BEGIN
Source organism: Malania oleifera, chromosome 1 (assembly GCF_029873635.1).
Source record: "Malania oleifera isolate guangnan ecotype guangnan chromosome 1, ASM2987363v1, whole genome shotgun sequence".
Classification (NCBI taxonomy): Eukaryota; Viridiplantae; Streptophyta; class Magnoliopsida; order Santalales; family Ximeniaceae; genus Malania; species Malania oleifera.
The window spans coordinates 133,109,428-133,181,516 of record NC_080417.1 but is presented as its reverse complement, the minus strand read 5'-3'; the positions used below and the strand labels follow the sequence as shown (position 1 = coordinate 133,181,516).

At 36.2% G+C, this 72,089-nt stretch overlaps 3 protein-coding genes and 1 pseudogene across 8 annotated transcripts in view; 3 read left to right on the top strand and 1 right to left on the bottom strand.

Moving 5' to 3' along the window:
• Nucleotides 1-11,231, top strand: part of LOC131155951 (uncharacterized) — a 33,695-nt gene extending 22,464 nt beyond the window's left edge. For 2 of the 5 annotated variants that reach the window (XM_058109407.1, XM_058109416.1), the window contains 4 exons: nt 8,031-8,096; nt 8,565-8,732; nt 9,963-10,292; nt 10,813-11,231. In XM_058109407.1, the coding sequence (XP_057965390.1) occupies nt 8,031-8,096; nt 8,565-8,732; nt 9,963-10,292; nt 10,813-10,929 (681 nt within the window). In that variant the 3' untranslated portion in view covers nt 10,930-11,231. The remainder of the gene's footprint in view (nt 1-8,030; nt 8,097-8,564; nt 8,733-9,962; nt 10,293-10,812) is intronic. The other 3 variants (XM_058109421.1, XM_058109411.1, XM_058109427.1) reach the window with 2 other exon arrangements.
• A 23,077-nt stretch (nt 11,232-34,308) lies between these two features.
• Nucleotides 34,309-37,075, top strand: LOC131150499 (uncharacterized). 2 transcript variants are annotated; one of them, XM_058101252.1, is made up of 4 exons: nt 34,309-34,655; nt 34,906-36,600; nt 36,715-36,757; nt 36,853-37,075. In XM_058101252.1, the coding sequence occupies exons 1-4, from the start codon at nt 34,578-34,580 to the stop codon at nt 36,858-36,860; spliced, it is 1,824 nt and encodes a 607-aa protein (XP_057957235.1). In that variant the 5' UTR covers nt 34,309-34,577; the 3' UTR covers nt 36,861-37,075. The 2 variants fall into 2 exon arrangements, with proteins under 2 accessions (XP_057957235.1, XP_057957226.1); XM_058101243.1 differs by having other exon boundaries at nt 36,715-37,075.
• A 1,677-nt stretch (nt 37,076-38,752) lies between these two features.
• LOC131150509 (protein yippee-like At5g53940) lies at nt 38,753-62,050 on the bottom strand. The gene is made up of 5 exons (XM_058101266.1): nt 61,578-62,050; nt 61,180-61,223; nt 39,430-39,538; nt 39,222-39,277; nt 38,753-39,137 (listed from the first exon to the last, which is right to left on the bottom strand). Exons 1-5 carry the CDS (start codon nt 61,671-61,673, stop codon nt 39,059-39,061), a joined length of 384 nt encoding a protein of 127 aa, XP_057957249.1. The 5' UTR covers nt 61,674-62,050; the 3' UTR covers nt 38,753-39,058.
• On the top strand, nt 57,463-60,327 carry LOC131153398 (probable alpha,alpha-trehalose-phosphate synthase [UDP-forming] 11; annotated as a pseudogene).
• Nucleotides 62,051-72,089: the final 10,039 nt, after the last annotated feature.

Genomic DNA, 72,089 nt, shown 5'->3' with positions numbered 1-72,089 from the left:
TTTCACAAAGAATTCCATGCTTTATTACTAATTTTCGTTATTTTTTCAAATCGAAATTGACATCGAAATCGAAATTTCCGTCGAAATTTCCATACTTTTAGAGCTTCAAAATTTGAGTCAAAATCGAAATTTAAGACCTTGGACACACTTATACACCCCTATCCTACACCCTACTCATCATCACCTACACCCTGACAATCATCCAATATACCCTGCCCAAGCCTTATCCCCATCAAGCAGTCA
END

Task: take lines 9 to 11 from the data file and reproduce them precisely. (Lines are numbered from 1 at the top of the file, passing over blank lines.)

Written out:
• Nucleotides 34,309-37,075, top strand: LOC131150499 (uncharacterized). 2 transcript variants are annotated; one of them, XM_058101252.1, is made up of 4 exons: nt 34,309-34,655; nt 34,906-36,600; nt 36,715-36,757; nt 36,853-37,075. In XM_058101252.1, the coding sequence occupies exons 1-4, from the start codon at nt 34,578-34,580 to the stop codon at nt 36,858-36,860; spliced, it is 1,824 nt and encodes a 607-aa protein (XP_057957235.1). In that variant the 5' UTR covers nt 34,309-34,577; the 3' UTR covers nt 36,861-37,075. The 2 variants fall into 2 exon arrangements, with proteins under 2 accessions (XP_057957235.1, XP_057957226.1); XM_058101243.1 differs by having other exon boundaries at nt 36,715-37,075.
• A 1,677-nt stretch (nt 37,076-38,752) lies between these two features.
• LOC131150509 (protein yippee-like At5g53940) lies at nt 38,753-62,050 on the bottom strand. The gene is made up of 5 exons (XM_058101266.1): nt 61,578-62,050; nt 61,180-61,223; nt 39,430-39,538; nt 39,222-39,277; nt 38,753-39,137 (listed from the first exon to the last, which is right to left on the bottom strand). Exons 1-5 carry the CDS (start codon nt 61,671-61,673, stop codon nt 39,059-39,061), a joined length of 384 nt encoding a protein of 127 aa, XP_057957249.1. The 5' UTR covers nt 61,674-62,050; the 3' UTR covers nt 38,753-39,058.